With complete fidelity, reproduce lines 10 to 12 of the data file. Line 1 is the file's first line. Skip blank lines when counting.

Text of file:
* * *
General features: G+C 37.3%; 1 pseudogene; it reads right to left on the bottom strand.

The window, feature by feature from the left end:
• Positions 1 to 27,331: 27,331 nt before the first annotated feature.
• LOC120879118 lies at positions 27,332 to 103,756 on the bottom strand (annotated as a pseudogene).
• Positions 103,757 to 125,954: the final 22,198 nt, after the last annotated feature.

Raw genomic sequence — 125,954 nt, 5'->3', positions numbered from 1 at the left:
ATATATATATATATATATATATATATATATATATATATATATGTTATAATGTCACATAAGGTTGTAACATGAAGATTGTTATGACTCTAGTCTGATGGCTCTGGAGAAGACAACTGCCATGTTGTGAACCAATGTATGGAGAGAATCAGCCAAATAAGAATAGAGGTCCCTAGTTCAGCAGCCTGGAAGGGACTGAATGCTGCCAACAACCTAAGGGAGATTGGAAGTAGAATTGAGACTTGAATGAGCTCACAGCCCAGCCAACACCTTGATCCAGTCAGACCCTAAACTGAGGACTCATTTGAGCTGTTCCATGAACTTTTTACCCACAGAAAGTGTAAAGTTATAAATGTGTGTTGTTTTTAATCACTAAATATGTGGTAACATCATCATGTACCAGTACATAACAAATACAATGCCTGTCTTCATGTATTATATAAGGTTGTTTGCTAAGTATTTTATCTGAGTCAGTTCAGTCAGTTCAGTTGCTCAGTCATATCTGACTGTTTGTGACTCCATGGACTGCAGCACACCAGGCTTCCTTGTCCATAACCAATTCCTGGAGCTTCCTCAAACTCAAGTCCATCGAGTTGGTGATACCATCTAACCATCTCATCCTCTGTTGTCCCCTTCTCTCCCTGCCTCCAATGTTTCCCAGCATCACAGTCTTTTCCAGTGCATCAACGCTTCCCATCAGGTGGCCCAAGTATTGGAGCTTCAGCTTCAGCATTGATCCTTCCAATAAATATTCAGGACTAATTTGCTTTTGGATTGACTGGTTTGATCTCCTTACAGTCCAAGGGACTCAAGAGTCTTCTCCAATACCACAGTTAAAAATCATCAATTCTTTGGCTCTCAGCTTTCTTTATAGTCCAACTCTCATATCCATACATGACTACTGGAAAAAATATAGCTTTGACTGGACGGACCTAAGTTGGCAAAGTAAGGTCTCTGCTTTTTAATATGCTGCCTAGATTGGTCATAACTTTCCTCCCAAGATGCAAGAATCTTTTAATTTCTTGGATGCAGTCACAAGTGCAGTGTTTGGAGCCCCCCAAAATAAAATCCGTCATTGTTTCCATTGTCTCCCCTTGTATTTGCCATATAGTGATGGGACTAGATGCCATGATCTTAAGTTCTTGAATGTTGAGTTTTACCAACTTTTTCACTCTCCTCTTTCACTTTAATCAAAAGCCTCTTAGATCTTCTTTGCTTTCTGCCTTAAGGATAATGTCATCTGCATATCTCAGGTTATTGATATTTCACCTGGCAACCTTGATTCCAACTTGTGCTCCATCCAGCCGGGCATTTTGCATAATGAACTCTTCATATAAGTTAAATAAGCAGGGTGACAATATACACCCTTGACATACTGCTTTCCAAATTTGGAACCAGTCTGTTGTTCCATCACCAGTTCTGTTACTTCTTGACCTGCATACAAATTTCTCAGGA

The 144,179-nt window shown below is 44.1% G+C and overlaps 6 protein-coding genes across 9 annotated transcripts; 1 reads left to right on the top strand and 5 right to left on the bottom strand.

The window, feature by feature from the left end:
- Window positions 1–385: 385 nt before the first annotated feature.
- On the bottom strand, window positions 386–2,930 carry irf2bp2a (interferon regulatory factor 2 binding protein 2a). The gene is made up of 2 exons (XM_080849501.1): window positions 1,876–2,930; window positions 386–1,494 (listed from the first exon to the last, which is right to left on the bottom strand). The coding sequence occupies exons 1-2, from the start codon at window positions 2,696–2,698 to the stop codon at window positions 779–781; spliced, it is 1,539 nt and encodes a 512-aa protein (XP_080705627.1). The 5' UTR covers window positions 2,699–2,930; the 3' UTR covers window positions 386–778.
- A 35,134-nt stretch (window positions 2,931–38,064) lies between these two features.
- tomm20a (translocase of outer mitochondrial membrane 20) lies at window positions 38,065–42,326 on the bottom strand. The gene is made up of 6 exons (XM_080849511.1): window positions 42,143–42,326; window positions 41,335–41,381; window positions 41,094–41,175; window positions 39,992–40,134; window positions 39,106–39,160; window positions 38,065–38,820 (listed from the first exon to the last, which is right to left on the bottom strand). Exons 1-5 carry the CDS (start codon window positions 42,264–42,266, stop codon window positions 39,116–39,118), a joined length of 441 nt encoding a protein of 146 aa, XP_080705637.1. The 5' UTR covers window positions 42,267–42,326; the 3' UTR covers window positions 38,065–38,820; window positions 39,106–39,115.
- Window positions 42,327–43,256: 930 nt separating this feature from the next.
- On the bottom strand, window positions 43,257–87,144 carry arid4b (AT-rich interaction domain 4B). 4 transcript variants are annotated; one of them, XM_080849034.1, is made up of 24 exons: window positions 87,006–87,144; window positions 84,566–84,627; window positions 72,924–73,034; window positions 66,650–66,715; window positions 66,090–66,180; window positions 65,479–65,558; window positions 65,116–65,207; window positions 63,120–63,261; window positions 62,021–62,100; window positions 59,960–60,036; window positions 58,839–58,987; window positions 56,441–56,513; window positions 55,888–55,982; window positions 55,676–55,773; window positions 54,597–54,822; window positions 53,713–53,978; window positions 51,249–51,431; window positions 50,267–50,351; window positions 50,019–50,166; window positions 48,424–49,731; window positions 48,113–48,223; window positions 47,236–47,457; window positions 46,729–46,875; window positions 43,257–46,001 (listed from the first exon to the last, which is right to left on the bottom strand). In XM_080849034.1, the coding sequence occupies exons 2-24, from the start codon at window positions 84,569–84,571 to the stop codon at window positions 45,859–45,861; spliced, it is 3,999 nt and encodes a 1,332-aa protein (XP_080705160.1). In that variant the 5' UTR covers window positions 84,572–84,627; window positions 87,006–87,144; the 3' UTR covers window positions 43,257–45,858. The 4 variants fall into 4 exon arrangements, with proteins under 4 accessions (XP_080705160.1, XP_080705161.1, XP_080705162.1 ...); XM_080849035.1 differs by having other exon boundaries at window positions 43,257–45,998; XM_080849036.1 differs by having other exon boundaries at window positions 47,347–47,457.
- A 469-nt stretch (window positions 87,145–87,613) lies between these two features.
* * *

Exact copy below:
- Window positions 1–385: 385 nt before the first annotated feature.
- On the bottom strand, window positions 386–2,930 carry irf2bp2a (interferon regulatory factor 2 binding protein 2a). The gene is made up of 2 exons (XM_080849501.1): window positions 1,876–2,930; window positions 386–1,494 (listed from the first exon to the last, which is right to left on the bottom strand). The coding sequence occupies exons 1-2, from the start codon at window positions 2,696–2,698 to the stop codon at window positions 779–781; spliced, it is 1,539 nt and encodes a 512-aa protein (XP_080705627.1). The 5' UTR covers window positions 2,699–2,930; the 3' UTR covers window positions 386–778.
- A 35,134-nt stretch (window positions 2,931–38,064) lies between these two features.